National Sleep Awareness Month: Drowsy driving is impaired drivingMarch 25, 2018 0 Comments
MARCH IS NATIONAL SLEEP AWARENESS MONTH
[by Tamara Sellman RPSGT CCSH for Advanced Cardiovascular Sleep Disorders Center]
We love our cars in Alabama. In the Auburn-Opelika area, it’s still our favorite mode of transport to and from work and school.
While Auburn isn’t the worst city in Alabama for commuter traffic, it still ranks 10th in state overall according to this poll. And even that isn't such a bad commute. But a 17-minute one-way ride across town is still enough time to have an accident, especially if you’re tired.
What is drowsy driving?
Despite what many think, drowsy driving does not happen only to truck drivers. In fact, it can—and does—happen to anyone, young or old, male or female, during the day or night, and on city or country roads. College students, stay-home moms, professionals working overtime, and shift workers constitute a broad constituency of drivers in our neighborhoods who might not be alert enough to get behind the wheel of a car.
When you fall asleep at the wheel, or become so sleepy that you can no longer safely drive a motor vehicle, you are “driving while drowsy.” Being excessively sleepy while driving makes it difficult to apply proper judgment or react quickly enough in the event something goes wrong and split-second decisions occur as you drive.
A unique feature of drowsy driving is the brain’s insistence upon falling into a state known as a “microsleep.” If you’re severely lacking in sleep, you really can’t fight a tired brain: it will shut down cognitive functions in an effort to conserve energy, which leads to brief seconds where you lose consciousness. These so-called “microsleeps” are so brief that you may not even realize they’re happening… until you drive out of your lane or off the road and crash.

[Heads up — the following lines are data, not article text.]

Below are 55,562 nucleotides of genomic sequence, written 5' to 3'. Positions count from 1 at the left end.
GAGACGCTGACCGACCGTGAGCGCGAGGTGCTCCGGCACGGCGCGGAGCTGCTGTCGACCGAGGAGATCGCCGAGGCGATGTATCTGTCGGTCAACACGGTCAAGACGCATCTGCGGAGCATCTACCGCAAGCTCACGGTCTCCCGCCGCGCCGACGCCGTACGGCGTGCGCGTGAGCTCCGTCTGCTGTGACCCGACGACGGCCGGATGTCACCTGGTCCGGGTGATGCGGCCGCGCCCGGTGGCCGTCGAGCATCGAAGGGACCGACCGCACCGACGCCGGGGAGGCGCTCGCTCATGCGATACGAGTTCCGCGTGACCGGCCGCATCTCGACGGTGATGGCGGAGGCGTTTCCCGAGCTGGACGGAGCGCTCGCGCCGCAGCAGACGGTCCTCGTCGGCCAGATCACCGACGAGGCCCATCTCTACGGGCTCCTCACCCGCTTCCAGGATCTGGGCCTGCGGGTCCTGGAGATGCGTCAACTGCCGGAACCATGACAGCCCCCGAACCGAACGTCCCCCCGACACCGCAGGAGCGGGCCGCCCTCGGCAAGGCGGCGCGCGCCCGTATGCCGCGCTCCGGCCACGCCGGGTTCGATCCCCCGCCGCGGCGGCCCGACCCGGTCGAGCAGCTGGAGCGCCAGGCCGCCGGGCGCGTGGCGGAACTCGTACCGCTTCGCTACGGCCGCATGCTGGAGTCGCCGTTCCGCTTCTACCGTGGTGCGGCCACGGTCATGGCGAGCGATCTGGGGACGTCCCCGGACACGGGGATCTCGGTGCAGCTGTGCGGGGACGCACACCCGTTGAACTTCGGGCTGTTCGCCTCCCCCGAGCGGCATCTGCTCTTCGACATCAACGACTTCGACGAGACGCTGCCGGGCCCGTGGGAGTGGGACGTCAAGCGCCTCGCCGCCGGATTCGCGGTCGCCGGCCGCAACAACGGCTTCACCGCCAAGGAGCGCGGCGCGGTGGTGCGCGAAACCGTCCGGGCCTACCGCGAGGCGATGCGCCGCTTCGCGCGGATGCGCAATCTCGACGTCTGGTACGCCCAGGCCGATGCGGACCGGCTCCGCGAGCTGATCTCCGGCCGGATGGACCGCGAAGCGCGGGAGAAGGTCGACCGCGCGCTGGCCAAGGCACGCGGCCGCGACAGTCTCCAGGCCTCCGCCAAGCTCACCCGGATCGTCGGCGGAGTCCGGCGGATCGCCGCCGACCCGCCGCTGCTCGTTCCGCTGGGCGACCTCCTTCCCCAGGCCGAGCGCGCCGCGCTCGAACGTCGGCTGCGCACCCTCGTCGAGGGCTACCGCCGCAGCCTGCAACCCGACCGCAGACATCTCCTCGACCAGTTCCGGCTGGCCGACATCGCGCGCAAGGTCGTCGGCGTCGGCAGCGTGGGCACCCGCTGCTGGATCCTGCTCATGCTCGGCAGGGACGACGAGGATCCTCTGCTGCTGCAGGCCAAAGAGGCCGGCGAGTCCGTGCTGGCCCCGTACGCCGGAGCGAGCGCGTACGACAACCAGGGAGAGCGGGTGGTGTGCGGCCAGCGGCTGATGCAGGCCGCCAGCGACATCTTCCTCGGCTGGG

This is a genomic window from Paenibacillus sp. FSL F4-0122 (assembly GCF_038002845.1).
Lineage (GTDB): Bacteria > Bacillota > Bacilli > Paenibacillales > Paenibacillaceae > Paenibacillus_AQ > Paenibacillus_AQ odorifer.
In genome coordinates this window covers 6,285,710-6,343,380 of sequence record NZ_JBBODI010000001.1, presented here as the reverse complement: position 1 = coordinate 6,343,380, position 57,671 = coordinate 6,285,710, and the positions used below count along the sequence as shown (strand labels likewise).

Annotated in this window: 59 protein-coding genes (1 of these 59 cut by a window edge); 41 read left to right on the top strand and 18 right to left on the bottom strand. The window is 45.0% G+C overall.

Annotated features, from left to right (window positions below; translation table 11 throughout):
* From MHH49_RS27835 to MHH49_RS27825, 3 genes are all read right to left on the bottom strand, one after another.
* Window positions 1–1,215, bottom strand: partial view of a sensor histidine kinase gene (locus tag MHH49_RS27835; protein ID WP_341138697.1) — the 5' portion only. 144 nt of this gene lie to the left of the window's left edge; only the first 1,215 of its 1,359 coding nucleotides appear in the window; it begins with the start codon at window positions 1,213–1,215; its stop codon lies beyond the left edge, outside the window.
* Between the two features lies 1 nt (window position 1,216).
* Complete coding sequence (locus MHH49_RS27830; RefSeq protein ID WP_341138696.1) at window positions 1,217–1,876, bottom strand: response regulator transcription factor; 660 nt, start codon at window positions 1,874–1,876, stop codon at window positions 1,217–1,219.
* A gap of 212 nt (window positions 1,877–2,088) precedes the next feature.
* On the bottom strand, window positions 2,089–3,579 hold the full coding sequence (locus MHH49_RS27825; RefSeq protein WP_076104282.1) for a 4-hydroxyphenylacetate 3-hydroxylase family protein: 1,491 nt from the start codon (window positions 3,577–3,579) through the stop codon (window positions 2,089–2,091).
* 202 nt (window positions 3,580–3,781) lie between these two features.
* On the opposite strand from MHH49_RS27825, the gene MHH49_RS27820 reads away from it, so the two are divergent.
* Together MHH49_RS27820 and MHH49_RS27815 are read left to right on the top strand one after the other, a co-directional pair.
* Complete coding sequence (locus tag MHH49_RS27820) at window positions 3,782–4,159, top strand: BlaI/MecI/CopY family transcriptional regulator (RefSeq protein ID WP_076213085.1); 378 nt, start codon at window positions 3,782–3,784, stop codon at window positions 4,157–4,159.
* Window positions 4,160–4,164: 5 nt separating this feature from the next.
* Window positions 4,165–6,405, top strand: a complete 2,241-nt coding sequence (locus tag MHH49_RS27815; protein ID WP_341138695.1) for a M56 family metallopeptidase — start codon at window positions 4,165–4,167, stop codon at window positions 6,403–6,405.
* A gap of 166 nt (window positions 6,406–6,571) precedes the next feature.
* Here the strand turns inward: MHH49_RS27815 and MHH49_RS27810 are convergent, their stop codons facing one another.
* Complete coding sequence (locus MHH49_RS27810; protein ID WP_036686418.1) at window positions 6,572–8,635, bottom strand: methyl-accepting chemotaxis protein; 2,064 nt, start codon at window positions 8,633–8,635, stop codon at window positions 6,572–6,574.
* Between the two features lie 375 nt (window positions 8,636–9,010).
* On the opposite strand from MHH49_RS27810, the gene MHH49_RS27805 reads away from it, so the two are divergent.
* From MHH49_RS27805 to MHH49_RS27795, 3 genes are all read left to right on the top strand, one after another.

Drowsy driving in America
While most people think of driving while sleepy as irresponsible, a full third of all drivers in recent national surveys have conceded they’ve driven while drowsy at least once in the last month.
They could have been one of the thousands of people you’ve driven alongside at full speed on I-85 heading for work or on a congested Alabama Highway 14 after a Tigers game. Certainly, if you were on the road on Sleepy Monday (the first weekday following the spring time change), then you were driving in the company of sleepy drivers (and maybe you were even one of them).
Being sleepy behind the wheel of the car is no small thing. Research suggests that being awake for 18 consecutive hours can leave you as impaired as if you had a blood alcohol concentration of 0.08%, which is considered legally drunk in the state of Alabama. (Did you know? Being sleep deprived while drinking magnifies impairment.)